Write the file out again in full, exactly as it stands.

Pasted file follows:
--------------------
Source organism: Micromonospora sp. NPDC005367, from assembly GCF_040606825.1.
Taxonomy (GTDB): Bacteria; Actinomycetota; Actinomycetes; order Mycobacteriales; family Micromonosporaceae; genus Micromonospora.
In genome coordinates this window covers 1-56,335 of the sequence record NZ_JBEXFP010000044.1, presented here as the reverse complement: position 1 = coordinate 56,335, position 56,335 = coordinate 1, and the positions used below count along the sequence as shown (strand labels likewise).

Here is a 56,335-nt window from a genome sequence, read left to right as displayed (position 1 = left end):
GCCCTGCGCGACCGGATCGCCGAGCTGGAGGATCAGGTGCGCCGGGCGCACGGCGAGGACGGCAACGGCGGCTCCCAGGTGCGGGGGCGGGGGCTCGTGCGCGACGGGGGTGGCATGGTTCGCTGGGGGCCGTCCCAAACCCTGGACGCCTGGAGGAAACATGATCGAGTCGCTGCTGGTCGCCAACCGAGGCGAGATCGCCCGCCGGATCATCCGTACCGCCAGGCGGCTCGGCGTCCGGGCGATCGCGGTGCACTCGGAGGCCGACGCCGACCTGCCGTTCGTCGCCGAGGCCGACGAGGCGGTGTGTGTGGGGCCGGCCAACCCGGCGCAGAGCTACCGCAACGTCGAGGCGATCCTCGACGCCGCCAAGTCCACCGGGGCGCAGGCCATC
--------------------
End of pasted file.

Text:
Source organism: Micromonospora sp. NPDC005367, from assembly GCF_040606825.1.
Taxonomy (GTDB): Bacteria; Actinomycetota; Actinomycetes; order Mycobacteriales; family Micromonosporaceae; genus Micromonospora.
In genome coordinates this window covers 1-56,335 of the sequence record NZ_JBEXFP010000044.1, presented here as the reverse complement: position 1 = coordinate 56,335, position 56,335 = coordinate 1, and the positions used below count along the sequence as shown (strand labels likewise).

Here is a 56,335-nt window from a genome sequence, read left to right as displayed (position 1 = left end):
GCCCTGCGCGACCGGATCGCCGAGCTGGAGGATCAGGTGCGCCGGGCGCACGGCGAGGACGGCAACGGCGGCTCCCAGGTGCGGGGGCGGGGGCTCGTGCGCGACGGGGGTGGCATGGTTCGCTGGGGGCCGTCCCAAACCCTGGACGCCTGGAGGAAACATGATCGAGTCGCTGCTGGTCGCCAACCGAGGCGAGATCGCCCGCCGGATCATCCGTACCGCCAGGCGGCTCGGCGTCCGGGCGATCGCGGTGCACTCGGAGGCCGACGCCGACCTGCCGTTCGTCGCCGAGGCCGACGAGGCGGTGTGTGTGGGGCCGGCCAACCCGGCGCAGAGCTACCGCAACGTCGAGGCGATCCTCGACGCCGCCAAGTCCACCGGGGCGCAGGCCATC